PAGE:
Why is the Sacré-Cœur famous?

The second most-visited monument in Paris, Sacré-Cœur holds both cultural and political significance. Not only was this Roman Catholic Church built and dedicated to the Sacred Heart of Jesus; it was also meant to represent national penance after France’s defeat in the Franco-Prussian War and the consequent French Revolution.

Of course, the Sacré-Cœur is also famous for its beauty! From its Romano-Byzantine structure to the sloping dome on top, you’ll be snapping photos left and right.  

How many steps is the Sacré-Cœur?

While there’s a funicular up to the base of Sacré-Cœur, you have to walk up the famous Dome for those spectacular views. There are 300 steps up to the top!

Comparing Montmartre to other popular Parisian areas

Whether you should visit Montmartre or its Parisian counterparts depends on what you’re looking for. Montmartre is perfect for young adults seeking artistic spaces and partying venues; it’s also for anyone who likes chasing history through quiet gardens and statement architecture.

Montmartre or Marais

Compared to Montmartre’s spread of attractions, Marais is a concentrated dose of culture. Also known as SoMa, this district is teeming with hip boutiques, galleries, and gay bars.

From the stunning Place des Vosges square to Pompidou Centre to elegant arcades, Marais is more “on trend” than nostalgic Montmartre. People and vibrance make the Marais what it is, while architecture and cobblestone streets make Montmartre what it is.

La Marais is also more central; it’s very close to Notre Dame and is bordered by the Seine.

Montmartre or St. Germain

Like Montmartre, St. Germain is known for its literary and artistic residents. It’s the artsy and poetic Paris of your dreams, teeming with small boutiques and literary flair.

If Montmartre celebrates art with a few nights of cabaret, St. Germain makes you admire that painted door and its detailed, golden fittings. It’s also located right by the Seine, in a much more central location.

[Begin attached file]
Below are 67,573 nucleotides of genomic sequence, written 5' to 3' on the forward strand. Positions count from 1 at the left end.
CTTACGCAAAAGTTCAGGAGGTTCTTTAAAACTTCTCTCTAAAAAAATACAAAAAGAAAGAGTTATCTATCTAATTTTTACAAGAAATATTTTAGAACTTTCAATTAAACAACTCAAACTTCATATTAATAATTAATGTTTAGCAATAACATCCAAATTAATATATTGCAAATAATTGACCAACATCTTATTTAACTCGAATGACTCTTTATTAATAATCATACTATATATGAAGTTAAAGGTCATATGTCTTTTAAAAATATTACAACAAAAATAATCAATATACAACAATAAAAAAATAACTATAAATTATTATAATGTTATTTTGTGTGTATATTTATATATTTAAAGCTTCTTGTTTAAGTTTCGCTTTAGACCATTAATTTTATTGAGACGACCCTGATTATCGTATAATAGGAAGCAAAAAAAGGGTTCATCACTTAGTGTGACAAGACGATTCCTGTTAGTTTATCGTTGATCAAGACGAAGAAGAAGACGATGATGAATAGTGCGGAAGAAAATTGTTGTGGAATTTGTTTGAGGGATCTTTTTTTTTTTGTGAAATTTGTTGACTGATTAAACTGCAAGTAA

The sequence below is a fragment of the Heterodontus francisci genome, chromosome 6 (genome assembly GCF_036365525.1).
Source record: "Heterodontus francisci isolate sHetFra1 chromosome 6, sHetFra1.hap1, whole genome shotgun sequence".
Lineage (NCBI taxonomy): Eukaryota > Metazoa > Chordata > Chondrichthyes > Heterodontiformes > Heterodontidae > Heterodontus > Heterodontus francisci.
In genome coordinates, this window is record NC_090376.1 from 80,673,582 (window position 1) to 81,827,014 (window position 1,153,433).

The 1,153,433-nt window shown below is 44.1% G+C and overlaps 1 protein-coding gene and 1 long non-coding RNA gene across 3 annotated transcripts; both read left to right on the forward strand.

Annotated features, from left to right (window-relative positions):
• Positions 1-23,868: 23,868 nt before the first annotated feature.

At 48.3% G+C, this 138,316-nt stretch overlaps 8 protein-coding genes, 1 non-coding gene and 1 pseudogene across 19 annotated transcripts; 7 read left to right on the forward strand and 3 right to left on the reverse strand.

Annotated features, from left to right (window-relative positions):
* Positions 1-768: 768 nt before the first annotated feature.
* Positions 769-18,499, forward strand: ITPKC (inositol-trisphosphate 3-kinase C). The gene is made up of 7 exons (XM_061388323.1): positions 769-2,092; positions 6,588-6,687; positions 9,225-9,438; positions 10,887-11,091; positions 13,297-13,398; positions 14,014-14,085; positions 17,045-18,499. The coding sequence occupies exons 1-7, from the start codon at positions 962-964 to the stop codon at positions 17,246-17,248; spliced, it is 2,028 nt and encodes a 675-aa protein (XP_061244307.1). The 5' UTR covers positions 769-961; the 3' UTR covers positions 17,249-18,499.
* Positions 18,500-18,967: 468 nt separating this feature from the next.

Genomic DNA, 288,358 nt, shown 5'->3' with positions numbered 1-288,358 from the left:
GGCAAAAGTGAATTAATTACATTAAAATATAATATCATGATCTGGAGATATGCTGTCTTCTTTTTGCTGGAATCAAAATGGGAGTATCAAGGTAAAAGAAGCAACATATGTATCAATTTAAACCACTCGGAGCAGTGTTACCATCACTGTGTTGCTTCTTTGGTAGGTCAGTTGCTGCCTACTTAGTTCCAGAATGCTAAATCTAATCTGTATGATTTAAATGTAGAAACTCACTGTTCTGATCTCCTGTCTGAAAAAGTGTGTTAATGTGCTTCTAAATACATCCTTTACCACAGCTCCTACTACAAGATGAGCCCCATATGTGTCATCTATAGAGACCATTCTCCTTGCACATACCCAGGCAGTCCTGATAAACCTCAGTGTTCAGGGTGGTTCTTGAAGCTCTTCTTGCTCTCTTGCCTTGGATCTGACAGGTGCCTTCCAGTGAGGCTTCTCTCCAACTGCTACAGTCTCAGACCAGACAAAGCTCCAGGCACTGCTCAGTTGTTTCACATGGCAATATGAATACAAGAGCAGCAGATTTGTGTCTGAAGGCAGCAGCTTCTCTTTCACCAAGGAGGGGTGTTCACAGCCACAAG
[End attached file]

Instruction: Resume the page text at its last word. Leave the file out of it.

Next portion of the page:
Montmartre or Latin Quarter

Students and bistros make up the bulk of the Latin Quarter, imbibing it with a much more youthful atmosphere. Home to Sorbonne University and countless bookshops set in historical buildings, the energy is more frenetic compared to Montmartre’s laidback nature.

The Latin Quarter is also extremely family-friendly, encompassing the botanical garden Jardin des Plantes, the National Museum of Natural History, and the iconic Pantheon.  

In conclusion…

Montmartre is a vibrant and charming part of Paris where you can step back in time and feel the love in the air!

This part of Paris, with all of its charm, easily became my favorite area in Paris. I hope you get that same feeling after visiting!

So go check it out for yourself. It has a wonderful retro vibe that you don’t *quite* get anywhere else in Paris.

Have you been to Montmartre? Comment any other suggestions you have for the Montmartre area below!

And if you’re planning a trip to Paris, here are some more posts you might enjoy:

Happy exploring,


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Picture of Jasmine Alley

Jasmine Alley

I'm a Dallas-based, full-time travel blogger with a serious case of wanderlust! Through my website and Instagram, I hope to help others plan picture-perfect trips to the most beautiful places in the world! When I travel, I like to emphasize nature, hidden gems, and unique places.
Picture of Jasmine Alley

Jasmine Alley

I'm a Dallas-based, full-time travel blogger with a serious case of wanderlust! Through my website and Instagram, I hope to help others plan picture-perfect trips to the most beautiful places in the world! When I travel, I like to emphasize nature, hidden gems, and unique places.

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Hi, I’m Jasmine! I’m a nature-obsessed, beauty-finding, Jesus-loving dreamer with a serious case of wanderlust. I love to create photo-worthy travel content and hope to fill your travel plans with incredible beauty and breathtaking views! Thanks for following along on my adventures!